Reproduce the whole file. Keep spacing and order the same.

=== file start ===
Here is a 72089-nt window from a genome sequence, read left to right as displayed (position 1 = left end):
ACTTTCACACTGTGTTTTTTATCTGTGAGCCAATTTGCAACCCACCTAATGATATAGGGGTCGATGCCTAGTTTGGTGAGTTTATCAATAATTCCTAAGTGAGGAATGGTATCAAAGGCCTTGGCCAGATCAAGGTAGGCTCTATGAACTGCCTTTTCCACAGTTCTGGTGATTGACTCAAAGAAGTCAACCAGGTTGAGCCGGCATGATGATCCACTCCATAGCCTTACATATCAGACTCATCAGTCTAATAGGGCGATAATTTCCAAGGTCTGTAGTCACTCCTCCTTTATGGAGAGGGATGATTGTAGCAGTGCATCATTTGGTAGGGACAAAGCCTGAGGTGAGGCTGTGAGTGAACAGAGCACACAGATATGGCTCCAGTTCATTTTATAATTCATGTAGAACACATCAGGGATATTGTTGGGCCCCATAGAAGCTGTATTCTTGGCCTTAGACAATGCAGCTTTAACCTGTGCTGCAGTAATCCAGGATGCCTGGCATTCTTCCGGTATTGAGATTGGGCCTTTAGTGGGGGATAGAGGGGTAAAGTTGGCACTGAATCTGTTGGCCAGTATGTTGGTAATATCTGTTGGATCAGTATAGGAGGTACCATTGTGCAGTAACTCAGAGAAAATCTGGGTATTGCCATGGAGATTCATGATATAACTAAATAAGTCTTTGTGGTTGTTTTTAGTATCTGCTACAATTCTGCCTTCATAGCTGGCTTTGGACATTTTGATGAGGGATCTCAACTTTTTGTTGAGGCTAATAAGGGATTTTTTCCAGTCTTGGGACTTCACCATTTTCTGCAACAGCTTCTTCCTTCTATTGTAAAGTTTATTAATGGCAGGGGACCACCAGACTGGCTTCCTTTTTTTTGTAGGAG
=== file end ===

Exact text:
Here is a 72089-nt window from a genome sequence, read left to right as displayed (position 1 = left end):
ACTTTCACACTGTGTTTTTTATCTGTGAGCCAATTTGCAACCCACCTAATGATATAGGGGTCGATGCCTAGTTTGGTGAGTTTATCAATAATTCCTAAGTGAGGAATGGTATCAAAGGCCTTGGCCAGATCAAGGTAGGCTCTATGAACTGCCTTTTCCACAGTTCTGGTGATTGACTCAAAGAAGTCAACCAGGTTGAGCCGGCATGATGATCCACTCCATAGCCTTACATATCAGACTCATCAGTCTAATAGGGCGATAATTTCCAAGGTCTGTAGTCACTCCTCCTTTATGGAGAGGGATGATTGTAGCAGTGCATCATTTGGTAGGGACAAAGCCTGAGGTGAGGCTGTGAGTGAACAGAGCACACAGATATGGCTCCAGTTCATTTTATAATTCATGTAGAACACATCAGGGATATTGTTGGGCCCCATAGAAGCTGTATTCTTGGCCTTAGACAATGCAGCTTTAACCTGTGCTGCAGTAATCCAGGATGCCTGGCATTCTTCCGGTATTGAGATTGGGCCTTTAGTGGGGGATAGAGGGGTAAAGTTGGCACTGAATCTGTTGGCCAGTATGTTGGTAATATCTGTTGGATCAGTATAGGAGGTACCATTGTGCAGTAACTCAGAGAAAATCTGGGTATTGCCATGGAGATTCATGATATAACTAAATAAGTCTTTGTGGTTGTTTTTAGTATCTGCTACAATTCTGCCTTCATAGCTGGCTTTGGACATTTTGATGAGGGATCTCAACTTTTTGTTGAGGCTAATAAGGGATTTTTTCCAGTCTTGGGACTTCACCATTTTCTGCAACAGCTTCTTCCTTCTATTGTAAAGTTTATTAATGGCAGGGGACCACCAGACTGGCTTCCTTTTTTTTGTAGGAG